The word ‘geothermal’ comes from the Greek and means ‘heat from the earth’. Deep inside the earth heat is released by the decay of radioactive elements such as uranium and thorium. Geothermal systems occur where circulating groundwater is heated and rises as a column of hot water to the surface.
There are two main types of geothermal system:
Low-temperature systems, which range from 30ºC to 100ºC, are associated with areas of extinct volcanism, or with active faults.
High-temperature systems are associated with active volcanism. They are heated by shallow reservoirs of molten rock (magma), and temperatures typically reach 200–300ºC.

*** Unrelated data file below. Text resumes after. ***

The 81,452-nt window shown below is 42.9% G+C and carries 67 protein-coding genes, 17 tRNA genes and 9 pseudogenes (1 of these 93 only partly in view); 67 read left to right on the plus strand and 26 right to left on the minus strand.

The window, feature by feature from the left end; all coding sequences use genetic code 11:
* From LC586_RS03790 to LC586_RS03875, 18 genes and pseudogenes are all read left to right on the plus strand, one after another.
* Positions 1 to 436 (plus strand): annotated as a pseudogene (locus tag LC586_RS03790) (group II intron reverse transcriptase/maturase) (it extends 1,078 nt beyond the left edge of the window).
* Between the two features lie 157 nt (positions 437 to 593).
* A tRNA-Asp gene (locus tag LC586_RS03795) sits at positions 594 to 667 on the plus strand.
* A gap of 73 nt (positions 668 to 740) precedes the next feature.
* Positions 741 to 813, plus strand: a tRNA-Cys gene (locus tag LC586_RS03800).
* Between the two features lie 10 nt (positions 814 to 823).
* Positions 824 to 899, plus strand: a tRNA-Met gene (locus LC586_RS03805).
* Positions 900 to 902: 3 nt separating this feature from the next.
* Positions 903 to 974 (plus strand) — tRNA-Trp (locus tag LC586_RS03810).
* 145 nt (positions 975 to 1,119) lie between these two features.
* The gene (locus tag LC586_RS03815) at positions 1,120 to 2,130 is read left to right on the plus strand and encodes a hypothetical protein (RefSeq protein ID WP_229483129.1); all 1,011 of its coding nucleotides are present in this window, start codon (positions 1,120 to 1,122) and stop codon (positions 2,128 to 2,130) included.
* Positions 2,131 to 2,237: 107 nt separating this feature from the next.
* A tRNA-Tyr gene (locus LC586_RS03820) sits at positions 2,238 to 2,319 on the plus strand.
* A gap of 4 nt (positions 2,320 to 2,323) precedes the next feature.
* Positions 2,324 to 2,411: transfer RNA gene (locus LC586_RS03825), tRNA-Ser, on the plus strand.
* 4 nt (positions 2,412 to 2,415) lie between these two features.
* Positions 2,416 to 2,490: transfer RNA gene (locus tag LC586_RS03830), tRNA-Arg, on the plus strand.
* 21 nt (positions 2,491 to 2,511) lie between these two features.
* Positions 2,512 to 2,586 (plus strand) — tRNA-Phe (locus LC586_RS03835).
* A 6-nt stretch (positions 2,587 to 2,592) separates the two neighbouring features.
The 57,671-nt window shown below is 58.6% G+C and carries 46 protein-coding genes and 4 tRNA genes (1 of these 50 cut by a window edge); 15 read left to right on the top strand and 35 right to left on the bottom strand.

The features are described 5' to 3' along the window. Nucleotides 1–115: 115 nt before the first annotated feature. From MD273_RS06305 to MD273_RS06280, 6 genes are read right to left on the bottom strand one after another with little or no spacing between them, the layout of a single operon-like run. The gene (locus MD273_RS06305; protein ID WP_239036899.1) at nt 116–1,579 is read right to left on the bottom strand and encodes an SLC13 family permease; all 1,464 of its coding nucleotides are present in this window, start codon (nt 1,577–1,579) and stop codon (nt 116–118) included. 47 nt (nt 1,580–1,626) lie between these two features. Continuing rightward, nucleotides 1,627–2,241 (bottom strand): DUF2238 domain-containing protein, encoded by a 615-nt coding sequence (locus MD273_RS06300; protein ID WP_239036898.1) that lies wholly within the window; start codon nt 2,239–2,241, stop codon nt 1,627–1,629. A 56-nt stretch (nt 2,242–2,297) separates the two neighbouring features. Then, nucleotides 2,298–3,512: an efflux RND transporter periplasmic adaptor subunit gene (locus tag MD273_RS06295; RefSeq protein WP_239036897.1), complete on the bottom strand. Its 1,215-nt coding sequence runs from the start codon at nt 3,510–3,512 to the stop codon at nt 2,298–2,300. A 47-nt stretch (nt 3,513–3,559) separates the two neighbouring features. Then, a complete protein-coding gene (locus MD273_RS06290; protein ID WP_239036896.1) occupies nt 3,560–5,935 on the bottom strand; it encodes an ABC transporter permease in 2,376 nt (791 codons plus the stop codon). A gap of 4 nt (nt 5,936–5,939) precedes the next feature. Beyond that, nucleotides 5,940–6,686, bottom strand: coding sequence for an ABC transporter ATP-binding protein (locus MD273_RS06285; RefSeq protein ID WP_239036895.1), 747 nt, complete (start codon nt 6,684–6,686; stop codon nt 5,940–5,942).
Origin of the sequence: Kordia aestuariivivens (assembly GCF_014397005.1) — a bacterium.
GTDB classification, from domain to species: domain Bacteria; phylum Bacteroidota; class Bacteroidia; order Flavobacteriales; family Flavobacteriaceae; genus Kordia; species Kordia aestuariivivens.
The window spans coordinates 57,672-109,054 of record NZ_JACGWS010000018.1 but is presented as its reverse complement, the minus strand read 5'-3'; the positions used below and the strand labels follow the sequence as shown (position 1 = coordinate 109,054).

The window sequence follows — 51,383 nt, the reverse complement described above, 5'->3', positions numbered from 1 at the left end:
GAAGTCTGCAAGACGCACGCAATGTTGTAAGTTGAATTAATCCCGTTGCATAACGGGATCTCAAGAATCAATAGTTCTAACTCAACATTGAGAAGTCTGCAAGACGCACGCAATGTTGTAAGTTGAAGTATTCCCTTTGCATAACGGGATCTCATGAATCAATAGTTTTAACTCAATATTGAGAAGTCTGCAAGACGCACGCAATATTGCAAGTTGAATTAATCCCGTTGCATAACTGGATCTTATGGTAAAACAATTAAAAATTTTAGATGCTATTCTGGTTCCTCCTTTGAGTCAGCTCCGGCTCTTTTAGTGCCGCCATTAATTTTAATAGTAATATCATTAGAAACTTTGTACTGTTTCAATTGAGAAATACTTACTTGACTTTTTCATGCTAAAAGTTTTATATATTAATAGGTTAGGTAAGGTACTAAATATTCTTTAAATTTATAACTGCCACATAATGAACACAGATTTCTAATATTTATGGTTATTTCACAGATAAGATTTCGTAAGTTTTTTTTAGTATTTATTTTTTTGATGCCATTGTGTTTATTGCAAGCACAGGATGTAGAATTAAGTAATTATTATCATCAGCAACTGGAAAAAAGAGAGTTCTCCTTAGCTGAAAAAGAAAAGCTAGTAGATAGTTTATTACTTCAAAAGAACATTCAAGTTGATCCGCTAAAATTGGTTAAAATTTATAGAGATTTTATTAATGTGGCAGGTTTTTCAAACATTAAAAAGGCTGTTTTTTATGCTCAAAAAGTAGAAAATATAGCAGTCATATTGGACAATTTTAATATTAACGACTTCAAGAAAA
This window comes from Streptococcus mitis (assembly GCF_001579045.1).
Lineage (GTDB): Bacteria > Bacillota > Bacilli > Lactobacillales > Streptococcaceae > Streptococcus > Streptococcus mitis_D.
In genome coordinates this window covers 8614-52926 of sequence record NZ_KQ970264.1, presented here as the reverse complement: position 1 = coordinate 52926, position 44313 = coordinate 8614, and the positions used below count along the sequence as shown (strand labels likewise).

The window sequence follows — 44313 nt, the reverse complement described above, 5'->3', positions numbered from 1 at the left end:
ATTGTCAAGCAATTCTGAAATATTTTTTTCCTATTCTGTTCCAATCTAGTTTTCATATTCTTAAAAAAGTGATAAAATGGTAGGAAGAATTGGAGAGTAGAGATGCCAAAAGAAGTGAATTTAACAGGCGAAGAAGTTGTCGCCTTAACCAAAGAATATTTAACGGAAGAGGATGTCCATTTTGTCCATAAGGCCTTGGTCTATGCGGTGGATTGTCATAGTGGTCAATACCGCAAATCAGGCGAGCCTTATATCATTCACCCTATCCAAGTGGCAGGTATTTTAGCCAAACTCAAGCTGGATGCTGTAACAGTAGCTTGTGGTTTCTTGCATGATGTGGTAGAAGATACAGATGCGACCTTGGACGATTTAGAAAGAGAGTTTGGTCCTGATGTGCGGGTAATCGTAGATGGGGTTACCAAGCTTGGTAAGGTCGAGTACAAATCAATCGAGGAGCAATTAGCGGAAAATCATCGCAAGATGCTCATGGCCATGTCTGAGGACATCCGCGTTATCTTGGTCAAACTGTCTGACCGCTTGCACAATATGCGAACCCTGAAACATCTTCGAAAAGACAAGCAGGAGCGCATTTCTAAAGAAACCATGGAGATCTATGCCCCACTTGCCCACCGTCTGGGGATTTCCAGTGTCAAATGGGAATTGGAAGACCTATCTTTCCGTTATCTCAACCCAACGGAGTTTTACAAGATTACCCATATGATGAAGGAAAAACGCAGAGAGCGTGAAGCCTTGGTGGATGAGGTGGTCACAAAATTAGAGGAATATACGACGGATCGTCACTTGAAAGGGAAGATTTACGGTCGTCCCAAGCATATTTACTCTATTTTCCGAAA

The surface features of a geothermal system may be an isolated hot spring, mud pool, geyser, or area of steaming ground. A set of these features grouped together is called a geothermal field.
New Zealand’s geothermal features are world-famous. In particular, the Taupō Volcanic Zone has one of the greatest concentrations of geothermal activity in the world, and is rivalled only by Yellowstone National Park in the United States.
In Iceland the high-temperature geothermal system roughly runs from the Reykjanes Peninsula in south-west to the Myvatn-area in the north-east.